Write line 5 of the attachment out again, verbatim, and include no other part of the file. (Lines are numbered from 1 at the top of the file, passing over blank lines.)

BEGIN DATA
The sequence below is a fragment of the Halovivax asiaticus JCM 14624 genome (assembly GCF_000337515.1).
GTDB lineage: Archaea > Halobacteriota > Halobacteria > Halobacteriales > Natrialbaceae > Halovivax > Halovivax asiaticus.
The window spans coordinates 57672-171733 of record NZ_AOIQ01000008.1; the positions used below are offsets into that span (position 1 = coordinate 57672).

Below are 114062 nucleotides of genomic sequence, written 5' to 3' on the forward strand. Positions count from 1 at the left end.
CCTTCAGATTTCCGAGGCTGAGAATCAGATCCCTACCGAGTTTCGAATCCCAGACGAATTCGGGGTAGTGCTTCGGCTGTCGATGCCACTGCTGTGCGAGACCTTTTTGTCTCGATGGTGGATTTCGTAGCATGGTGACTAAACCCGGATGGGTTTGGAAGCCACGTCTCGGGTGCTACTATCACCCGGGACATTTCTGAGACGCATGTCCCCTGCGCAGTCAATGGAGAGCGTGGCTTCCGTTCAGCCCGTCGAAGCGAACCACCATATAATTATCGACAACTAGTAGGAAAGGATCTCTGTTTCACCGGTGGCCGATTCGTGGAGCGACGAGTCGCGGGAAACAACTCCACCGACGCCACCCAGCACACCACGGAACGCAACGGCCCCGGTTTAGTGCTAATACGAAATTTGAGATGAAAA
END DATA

CCTTCAGATTTCCGAGGCTGAGAATCAGATCCCTACCGAGTTTCGAATCCCAGACGAATTCGGGGTAGTGCTTCGGCTGTCGATGCCACTGCTGTGCGAGACCTTTTTGTCTCGATGGTGGATTTCGTAGCATGGTGACTAAACCCGGATGGGTTTGGAAGCCACGTCTCGGGTGCTACTATCACCCGGGACATTTCTGAGACGCATGTCCCCTGCGCAGTCAATGGAGAGCGTGGCTTCCGTTCAGCCCGTCGAAGCGAACCACCATATAATTATCGACAACTAGTAGGAAAGGATCTCTGTTTCACCGGTGGCCGATTCGTGGAGCGACGAGTCGCGGGAAACAACTCCACCGACGCCACCCAGCACACCACGGAACGCAACGGCCCCGGTTTAGTGCTAATACGAAATTTGAGATGAAAA